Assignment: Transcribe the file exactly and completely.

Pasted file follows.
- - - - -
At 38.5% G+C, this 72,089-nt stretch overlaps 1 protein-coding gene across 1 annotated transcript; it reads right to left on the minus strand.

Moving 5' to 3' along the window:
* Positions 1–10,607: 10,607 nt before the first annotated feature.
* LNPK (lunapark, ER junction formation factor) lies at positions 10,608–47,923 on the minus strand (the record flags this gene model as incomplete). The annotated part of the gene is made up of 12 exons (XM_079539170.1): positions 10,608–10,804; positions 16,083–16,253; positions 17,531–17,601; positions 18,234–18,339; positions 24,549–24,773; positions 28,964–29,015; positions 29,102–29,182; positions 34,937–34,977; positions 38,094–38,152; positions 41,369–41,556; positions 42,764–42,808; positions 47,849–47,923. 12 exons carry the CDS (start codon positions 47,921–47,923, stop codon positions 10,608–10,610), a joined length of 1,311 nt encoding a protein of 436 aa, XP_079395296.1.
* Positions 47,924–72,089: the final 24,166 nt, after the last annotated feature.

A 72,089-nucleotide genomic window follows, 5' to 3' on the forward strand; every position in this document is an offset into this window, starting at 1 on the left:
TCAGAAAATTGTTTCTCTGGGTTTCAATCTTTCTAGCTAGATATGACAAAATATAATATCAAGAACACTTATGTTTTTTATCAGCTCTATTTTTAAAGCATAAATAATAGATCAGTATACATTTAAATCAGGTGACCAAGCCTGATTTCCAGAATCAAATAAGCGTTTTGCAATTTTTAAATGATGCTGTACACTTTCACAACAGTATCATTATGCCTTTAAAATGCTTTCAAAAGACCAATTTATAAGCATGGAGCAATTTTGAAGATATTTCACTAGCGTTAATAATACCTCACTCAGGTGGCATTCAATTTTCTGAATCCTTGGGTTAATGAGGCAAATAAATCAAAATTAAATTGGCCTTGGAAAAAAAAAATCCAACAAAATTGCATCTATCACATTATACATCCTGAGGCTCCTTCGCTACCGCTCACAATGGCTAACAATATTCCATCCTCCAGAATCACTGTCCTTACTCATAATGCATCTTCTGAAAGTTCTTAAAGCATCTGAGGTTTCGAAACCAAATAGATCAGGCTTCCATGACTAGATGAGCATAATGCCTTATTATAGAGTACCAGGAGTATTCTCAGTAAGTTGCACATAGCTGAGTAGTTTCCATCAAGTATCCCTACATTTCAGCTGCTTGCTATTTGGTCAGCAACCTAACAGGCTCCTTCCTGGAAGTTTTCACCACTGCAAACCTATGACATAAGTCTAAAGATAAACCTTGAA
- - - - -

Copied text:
At 38.5% G+C, this 72,089-nt stretch overlaps 1 protein-coding gene across 1 annotated transcript; it reads right to left on the minus strand.

Moving 5' to 3' along the window:
* Positions 1–10,607: 10,607 nt before the first annotated feature.
* LNPK (lunapark, ER junction formation factor) lies at positions 10,608–47,923 on the minus strand (the record flags this gene model as incomplete). The annotated part of the gene is made up of 12 exons (XM_079539170.1): positions 10,608–10,804; positions 16,083–16,253; positions 17,531–17,601; positions 18,234–18,339; positions 24,549–24,773; positions 28,964–29,015; positions 29,102–29,182; positions 34,937–34,977; positions 38,094–38,152; positions 41,369–41,556; positions 42,764–42,808; positions 47,849–47,923. 12 exons carry the CDS (start codon positions 47,921–47,923, stop codon positions 10,608–10,610), a joined length of 1,311 nt encoding a protein of 436 aa, XP_079395296.1.
* Positions 47,924–72,089: the final 24,166 nt, after the last annotated feature.

A 72,089-nucleotide genomic window follows, 5' to 3' on the forward strand; every position in this document is an offset into this window, starting at 1 on the left:
TCAGAAAATTGTTTCTCTGGGTTTCAATCTTTCTAGCTAGATATGACAAAATATAATATCAAGAACACTTATGTTTTTTATCAGCTCTATTTTTAAAGCATAAATAATAGATCAGTATACATTTAAATCAGGTGACCAAGCCTGATTTCCAGAATCAAATAAGCGTTTTGCAATTTTTAAATGATGCTGTACACTTTCACAACAGTATCATTATGCCTTTAAAATGCTTTCAAAAGACCAATTTATAAGCATGGAGCAATTTTGAAGATATTTCACTAGCGTTAATAATACCTCACTCAGGTGGCATTCAATTTTCTGAATCCTTGGGTTAATGAGGCAAATAAATCAAAATTAAATTGGCCTTGGAAAAAAAAAATCCAACAAAATTGCATCTATCACATTATACATCCTGAGGCTCCTTCGCTACCGCTCACAATGGCTAACAATATTCCATCCTCCAGAATCACTGTCCTTACTCATAATGCATCTTCTGAAAGTTCTTAAAGCATCTGAGGTTTCGAAACCAAATAGATCAGGCTTCCATGACTAGATGAGCATAATGCCTTATTATAGAGTACCAGGAGTATTCTCAGTAAGTTGCACATAGCTGAGTAGTTTCCATCAAGTATCCCTACATTTCAGCTGCTTGCTATTTGGTCAGCAACCTAACAGGCTCCTTCCTGGAAGTTTTCACCACTGCAAACCTATGACATAAGTCTAAAGATAAACCTTGAA